Don’t let the cold keep you inside all winter long. Learn all about layering for the snowy season so you can keep adventuring!
- What does layering do? It helps you pick the right clothes for the weather forecast and activity. On top of keeping you warm and dry.
Remember that everyone’s comfy temp is different. I start to get uncomfortable around 0° F, but 6 years ago when I first started I froze in anything under 45° F. Choosing layers will depend on you.
Jump ahead to…
It goes… 1) base layer 2) insulating/mid layer then 3) outer layer.
- Coat should be well insulated.
- Socks should be thick.
- Base layers thinner than outer layers so you have the ability to move around.
As sweat evaporates off your skin, your body begins to cool down. Cold wind on your sweat is also another way to become too cold for comfort.
The base layer’s main job is moisture management, not keeping body heat.
Consider the snow sport and how much you sweat while working out or hiking. Look for clothes that say “moisture wicking.”
- Merino wool – low intensity activity.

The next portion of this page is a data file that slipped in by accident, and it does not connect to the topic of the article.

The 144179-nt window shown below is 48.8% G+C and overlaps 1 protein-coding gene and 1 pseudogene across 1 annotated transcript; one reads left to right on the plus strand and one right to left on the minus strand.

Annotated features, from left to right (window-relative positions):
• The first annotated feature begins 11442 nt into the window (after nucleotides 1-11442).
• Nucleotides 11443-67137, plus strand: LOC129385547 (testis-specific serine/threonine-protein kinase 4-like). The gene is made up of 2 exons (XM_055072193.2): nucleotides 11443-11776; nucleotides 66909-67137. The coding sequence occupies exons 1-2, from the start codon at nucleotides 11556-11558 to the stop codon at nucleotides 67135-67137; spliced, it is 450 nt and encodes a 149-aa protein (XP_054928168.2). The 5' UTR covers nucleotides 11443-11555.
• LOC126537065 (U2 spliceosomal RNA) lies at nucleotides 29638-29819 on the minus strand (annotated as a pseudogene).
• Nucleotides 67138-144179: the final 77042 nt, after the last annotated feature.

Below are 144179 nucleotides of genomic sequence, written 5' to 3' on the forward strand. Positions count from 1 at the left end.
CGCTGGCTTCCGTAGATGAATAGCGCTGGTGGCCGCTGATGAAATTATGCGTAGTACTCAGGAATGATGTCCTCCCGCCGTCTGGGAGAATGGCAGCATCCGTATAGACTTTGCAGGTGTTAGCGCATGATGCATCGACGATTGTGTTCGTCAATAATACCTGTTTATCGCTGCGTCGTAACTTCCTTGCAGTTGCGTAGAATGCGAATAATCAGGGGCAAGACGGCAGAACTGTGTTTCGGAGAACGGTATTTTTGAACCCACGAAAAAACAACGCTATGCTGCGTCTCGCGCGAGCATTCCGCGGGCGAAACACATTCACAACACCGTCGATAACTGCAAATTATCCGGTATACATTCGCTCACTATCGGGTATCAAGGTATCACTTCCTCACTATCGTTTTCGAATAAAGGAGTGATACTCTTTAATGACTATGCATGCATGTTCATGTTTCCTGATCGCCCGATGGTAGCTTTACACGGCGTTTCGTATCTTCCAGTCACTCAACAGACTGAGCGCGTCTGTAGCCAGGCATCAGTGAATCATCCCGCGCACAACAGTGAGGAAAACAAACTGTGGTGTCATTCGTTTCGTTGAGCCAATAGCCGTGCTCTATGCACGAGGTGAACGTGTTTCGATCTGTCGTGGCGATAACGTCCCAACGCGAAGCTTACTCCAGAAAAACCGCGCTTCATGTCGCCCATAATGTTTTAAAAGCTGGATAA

- Polyester *synthetic materials.
- Remove moisture.
What I Wear
- Leggings – Burton midweight base layer from REI.
- Lightweight jacket/sweater – Patagonia Capilene midweight zip-neck long underwear from REI.
- Long-sleeved shirt – Long-sleeve crew neck from North Face.
*Remember to avoid cotton.
3 Weight Options
There are 4 different types of base layers to choose from.
*Remember to bring a heavier layer in your pack every trip!
- Microlight = moderate to cool temps.
- Rare, bright sunny winter days.
- Warmer, spring afternoons.
- Lightweight = cool temps.
- For harder hikes and if you run hot. (I wear lightweight, but always bring a mid-weight base layer in my pack. The weather can change in an instant in the winter on the mountain!)
- Midweight = cold temps.
- Cold, snow days.
- Heavyweight = below freezing temps.
- Freezing, cold, harsh days.
Temps & Base Weight
- Below freezing = 32° F / 0° C.
- Cold temps = 32°-46° F / 0°-8° C.
- Moderate to cool temps = 70°-46° F / 21°-8° C.
This is the layer that keeps you warm! Mid layer and insulating layer are terms both used for this layer.
- Down insulated jackets.
- Polyester fleece – bring a shell layer. Best option in my opinion.
- Synthetic down jackets.
- Wind fleece.
- Insulation – Retain radiated body heat.